Long title:Penbrokshyre described and the sittuations both of Penbroke and St Davids shewed in due form as they were taken by John Speed. Both town plans most probably mapped by John Speed himself,those with mention of ‘pases’ are believed to be his work. Copper engraving by Jodocus Hondius; later hand colouring . Overall size : 52.1cms.x 41.5cms. Image size : 504mm x 380mm. Decorative cartouche surmounted by royal coat of arms containing county name. Plan of Penbroke at upper left, plan of St.Davids lower right. Scale of distance at bottom centre. Eleven armorials. English text to verso. Centre fold as issued .
Alasdair Hawkyard in his commentary in the counties of Britain by John Speed declares that Speed’s map for Pembrokeshire is one of the most successful in the way it conveys a sense of the county’s landscape with its hilly uplands and less dramatic southern parts and the variety of its coastline with its offshore islands and rocks, headlands and havens. Slate was quarried in the north of the county, and Pembrokeshire slates had been used in roofing Sir Thomas Gresham’s Stock Exchange in London. Speed commented on the number of empty houses in Pembroke and the indifferent state of repair of all its buildings, and of St David’s he said: A city with few inhabitants, and no more houses than inserted in the draught (drawing); yet hath it a fair cathedral church. Two minute pinpricks either side of centrefold; slight publisher’s crease either side of centrefold and two small areas of thinness only visible when held up to the light else excellent condition.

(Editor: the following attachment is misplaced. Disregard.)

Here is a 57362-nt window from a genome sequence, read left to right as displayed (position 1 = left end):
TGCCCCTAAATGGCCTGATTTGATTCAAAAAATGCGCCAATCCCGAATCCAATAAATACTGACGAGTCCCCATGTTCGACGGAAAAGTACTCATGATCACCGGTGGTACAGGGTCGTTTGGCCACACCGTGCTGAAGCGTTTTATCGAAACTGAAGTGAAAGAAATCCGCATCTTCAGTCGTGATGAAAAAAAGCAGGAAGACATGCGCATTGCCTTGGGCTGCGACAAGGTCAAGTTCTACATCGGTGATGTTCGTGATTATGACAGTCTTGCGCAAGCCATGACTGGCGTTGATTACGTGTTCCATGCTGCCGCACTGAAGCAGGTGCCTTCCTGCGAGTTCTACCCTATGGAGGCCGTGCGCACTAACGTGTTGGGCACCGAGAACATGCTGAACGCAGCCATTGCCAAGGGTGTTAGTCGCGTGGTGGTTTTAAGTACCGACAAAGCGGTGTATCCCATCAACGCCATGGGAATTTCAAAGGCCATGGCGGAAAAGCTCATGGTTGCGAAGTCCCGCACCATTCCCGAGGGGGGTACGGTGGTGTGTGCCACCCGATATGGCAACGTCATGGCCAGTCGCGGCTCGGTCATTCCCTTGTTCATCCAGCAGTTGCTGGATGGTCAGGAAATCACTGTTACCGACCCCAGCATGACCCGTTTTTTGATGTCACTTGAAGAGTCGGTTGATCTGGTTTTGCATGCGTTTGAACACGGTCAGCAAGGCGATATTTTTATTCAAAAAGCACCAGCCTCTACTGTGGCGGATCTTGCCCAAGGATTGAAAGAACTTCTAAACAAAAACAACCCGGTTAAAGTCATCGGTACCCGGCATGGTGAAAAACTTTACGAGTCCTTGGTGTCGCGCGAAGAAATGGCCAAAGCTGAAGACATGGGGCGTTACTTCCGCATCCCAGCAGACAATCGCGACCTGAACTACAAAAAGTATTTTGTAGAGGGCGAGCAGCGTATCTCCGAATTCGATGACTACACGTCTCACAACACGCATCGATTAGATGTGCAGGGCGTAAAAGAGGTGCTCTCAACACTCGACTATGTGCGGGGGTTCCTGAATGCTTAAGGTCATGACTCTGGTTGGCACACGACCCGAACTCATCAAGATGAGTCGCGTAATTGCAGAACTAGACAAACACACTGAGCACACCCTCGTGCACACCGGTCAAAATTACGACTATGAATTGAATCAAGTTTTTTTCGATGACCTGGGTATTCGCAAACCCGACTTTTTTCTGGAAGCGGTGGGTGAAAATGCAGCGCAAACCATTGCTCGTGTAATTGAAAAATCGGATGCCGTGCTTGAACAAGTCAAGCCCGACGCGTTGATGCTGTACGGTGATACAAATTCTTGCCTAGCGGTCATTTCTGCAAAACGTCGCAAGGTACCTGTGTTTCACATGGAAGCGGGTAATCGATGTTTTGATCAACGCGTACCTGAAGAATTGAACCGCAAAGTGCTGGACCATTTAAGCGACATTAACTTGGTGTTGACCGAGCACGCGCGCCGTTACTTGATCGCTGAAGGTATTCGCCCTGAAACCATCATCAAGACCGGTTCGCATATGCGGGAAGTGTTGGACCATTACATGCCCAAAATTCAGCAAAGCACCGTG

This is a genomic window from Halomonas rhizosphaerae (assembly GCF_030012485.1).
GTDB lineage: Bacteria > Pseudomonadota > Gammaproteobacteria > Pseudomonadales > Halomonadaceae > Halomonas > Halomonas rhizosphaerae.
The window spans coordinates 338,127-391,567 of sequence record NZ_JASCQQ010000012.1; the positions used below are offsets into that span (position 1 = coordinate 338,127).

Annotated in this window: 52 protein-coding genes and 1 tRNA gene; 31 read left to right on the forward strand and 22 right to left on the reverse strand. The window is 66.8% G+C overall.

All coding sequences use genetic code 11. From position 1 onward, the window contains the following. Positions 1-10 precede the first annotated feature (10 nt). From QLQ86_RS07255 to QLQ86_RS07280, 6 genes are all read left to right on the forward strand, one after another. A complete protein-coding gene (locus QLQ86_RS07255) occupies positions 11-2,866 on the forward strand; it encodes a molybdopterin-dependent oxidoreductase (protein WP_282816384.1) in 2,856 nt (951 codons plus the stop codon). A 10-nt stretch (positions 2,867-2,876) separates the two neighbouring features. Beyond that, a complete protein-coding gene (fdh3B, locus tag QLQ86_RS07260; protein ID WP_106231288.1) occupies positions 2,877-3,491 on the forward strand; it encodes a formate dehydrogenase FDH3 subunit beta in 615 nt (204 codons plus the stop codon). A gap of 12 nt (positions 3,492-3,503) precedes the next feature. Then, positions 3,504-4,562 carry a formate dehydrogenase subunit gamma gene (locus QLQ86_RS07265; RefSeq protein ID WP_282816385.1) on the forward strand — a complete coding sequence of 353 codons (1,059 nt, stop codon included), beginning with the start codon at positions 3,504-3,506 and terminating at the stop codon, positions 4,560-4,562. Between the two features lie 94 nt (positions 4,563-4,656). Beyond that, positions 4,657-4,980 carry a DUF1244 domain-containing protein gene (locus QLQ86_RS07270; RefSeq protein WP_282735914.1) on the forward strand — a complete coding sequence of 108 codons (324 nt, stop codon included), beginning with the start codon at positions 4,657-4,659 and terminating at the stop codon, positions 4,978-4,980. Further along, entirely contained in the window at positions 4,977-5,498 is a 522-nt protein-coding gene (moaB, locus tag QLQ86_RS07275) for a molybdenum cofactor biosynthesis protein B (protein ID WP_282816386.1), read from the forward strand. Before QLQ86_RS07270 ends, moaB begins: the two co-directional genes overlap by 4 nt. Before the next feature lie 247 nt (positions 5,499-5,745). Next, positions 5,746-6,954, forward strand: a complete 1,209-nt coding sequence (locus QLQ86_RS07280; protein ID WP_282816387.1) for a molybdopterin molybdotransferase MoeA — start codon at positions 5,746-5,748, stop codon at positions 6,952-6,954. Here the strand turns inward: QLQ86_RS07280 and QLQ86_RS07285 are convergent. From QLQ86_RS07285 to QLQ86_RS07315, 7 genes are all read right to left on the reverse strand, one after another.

Until his late thirties, John Speed was a tailor by trade but his passion for history and map-making led him to gain a patron in Sir Fulke Greville, the poet and statesman, who found him a post in the customs and helped subsidize his map-making, giving him “full liberty to express the inclination of my mind”. He became acquainted with the publisher William Camden, whose descriptive text was used by Speed for most of the maps in his atlas “The Theatre of Empire of Great Britain” published most probably in 1612 although it bears the date 1611 on the main title page. The maps were engraved in Amsterdam by Jodocus Hondius, one of the foremost engravers of his time. Speed’s maps are unique historical documents of their time and the town plans featured on the maps are in most cases the first information we have of their early appearance. Their artistry has guaranteed the collectability of these maps in the centuries that have followed.
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